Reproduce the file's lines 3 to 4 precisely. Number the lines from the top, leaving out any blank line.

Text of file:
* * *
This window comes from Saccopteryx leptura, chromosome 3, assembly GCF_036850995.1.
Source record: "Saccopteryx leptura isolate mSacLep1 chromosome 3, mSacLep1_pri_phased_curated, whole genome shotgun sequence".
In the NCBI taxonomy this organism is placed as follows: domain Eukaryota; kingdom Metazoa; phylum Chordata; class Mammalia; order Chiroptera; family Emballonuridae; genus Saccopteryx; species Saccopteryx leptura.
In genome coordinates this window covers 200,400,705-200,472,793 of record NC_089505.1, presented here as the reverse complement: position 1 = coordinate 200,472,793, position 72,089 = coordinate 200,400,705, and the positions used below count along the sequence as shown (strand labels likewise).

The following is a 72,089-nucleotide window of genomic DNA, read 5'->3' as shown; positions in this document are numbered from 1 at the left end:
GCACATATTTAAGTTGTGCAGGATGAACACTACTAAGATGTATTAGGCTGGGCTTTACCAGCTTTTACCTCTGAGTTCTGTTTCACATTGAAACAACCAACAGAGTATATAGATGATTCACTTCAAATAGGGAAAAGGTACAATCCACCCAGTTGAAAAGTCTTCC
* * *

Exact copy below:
In the NCBI taxonomy this organism is placed as follows: domain Eukaryota; kingdom Metazoa; phylum Chordata; class Mammalia; order Chiroptera; family Emballonuridae; genus Saccopteryx; species Saccopteryx leptura.
In genome coordinates this window covers 200,400,705-200,472,793 of record NC_089505.1, presented here as the reverse complement: position 1 = coordinate 200,472,793, position 72,089 = coordinate 200,400,705, and the positions used below count along the sequence as shown (strand labels likewise).